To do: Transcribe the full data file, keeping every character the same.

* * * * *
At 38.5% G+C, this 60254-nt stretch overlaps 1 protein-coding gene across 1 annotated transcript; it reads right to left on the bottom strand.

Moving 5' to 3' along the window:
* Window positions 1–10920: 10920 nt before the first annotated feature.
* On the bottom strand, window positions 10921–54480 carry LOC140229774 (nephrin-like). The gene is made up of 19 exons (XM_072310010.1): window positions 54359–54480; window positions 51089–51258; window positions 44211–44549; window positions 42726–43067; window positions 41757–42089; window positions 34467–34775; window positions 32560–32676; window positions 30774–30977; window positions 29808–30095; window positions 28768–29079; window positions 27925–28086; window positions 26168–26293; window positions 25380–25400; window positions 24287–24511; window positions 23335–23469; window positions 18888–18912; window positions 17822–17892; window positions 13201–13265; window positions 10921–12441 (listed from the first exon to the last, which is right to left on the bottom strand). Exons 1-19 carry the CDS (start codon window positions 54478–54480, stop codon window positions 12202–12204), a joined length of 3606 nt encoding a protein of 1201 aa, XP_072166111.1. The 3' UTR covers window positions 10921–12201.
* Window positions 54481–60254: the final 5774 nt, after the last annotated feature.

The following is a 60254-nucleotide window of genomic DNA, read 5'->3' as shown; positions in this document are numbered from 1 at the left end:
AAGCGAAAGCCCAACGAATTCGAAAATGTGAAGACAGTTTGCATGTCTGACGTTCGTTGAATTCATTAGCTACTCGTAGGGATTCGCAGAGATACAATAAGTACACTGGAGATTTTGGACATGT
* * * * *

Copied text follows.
At 38.5% G+C, this 60254-nt stretch overlaps 1 protein-coding gene across 1 annotated transcript; it reads right to left on the bottom strand.

Moving 5' to 3' along the window:
* Window positions 1–10920: 10920 nt before the first annotated feature.
* On the bottom strand, window positions 10921–54480 carry LOC140229774 (nephrin-like). The gene is made up of 19 exons (XM_072310010.1): window positions 54359–54480; window positions 51089–51258; window positions 44211–44549; window positions 42726–43067; window positions 41757–42089; window positions 34467–34775; window positions 32560–32676; window positions 30774–30977; window positions 29808–30095; window positions 28768–29079; window positions 27925–28086; window positions 26168–26293; window positions 25380–25400; window positions 24287–24511; window positions 23335–23469; window positions 18888–18912; window positions 17822–17892; window positions 13201–13265; window positions 10921–12441 (listed from the first exon to the last, which is right to left on the bottom strand). Exons 1-19 carry the CDS (start codon window positions 54478–54480, stop codon window positions 12202–12204), a joined length of 3606 nt encoding a protein of 1201 aa, XP_072166111.1. The 3' UTR covers window positions 10921–12201.
* Window positions 54481–60254: the final 5774 nt, after the last annotated feature.

The following is a 60254-nucleotide window of genomic DNA, read 5'->3' as shown; positions in this document are numbered from 1 at the left end:
AAGCGAAAGCCCAACGAATTCGAAAATGTGAAGACAGTTTGCATGTCTGACGTTCGTTGAATTCATTAGCTACTCGTAGGGATTCGCAGAGATACAATAAGTACACTGGAGATTTTGGACATGT